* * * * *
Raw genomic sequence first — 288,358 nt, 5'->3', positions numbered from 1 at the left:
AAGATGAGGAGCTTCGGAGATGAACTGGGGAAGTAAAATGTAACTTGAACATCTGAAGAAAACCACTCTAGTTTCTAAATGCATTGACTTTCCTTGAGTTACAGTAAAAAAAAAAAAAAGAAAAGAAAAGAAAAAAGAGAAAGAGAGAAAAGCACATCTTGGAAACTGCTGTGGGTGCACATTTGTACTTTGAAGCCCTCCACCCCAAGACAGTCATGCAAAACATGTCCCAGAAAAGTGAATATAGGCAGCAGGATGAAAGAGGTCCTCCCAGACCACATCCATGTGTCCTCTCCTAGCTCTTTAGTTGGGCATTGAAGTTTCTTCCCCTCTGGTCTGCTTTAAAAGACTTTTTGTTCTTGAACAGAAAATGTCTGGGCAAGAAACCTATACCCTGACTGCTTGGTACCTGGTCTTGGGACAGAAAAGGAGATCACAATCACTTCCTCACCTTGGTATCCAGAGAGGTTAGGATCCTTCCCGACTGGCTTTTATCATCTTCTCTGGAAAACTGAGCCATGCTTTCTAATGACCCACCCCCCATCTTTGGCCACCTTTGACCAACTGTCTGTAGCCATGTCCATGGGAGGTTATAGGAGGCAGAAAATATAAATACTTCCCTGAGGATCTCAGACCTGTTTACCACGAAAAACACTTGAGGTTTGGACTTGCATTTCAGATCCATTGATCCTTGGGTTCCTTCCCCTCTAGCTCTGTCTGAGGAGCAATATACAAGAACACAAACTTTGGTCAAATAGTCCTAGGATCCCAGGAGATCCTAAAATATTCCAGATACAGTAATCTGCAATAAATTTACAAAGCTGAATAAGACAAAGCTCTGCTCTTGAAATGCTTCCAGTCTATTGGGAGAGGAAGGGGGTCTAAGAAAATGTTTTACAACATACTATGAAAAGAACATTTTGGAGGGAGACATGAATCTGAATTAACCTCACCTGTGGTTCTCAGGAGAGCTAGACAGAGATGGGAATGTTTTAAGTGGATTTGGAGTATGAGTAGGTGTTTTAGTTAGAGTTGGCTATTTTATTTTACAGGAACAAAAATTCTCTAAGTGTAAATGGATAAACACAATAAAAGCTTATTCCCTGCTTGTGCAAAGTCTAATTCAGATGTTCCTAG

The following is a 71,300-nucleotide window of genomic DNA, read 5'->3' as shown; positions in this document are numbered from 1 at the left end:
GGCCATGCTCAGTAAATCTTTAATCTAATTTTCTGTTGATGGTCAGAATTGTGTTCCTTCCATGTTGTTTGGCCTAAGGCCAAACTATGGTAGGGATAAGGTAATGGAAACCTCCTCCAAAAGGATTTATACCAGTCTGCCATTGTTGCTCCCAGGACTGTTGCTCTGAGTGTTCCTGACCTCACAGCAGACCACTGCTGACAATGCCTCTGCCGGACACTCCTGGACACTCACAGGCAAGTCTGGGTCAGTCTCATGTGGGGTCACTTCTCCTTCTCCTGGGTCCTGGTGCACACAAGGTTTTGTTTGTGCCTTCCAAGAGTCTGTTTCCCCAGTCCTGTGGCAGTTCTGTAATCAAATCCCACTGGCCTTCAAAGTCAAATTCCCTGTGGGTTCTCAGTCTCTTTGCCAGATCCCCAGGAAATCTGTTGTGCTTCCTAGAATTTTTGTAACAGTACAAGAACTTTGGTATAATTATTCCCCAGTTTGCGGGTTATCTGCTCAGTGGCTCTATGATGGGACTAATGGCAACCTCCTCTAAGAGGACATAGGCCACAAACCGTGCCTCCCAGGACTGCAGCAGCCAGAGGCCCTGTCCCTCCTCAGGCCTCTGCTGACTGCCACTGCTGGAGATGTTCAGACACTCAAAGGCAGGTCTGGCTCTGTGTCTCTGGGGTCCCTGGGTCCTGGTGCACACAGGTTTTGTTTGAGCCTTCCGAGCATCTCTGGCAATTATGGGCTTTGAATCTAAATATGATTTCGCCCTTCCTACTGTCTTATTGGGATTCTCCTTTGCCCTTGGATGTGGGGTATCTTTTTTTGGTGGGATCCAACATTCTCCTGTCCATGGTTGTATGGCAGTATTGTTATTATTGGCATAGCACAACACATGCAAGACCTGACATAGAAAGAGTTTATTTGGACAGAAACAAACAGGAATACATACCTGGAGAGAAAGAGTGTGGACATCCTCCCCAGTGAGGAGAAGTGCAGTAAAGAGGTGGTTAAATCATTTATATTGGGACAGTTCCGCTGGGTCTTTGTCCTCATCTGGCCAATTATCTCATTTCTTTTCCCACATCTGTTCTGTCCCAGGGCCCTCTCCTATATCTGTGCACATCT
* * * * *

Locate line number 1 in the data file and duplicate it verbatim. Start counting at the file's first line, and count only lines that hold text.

Raw genomic sequence first — 288,358 nt, 5'->3', positions numbered from 1 at the left: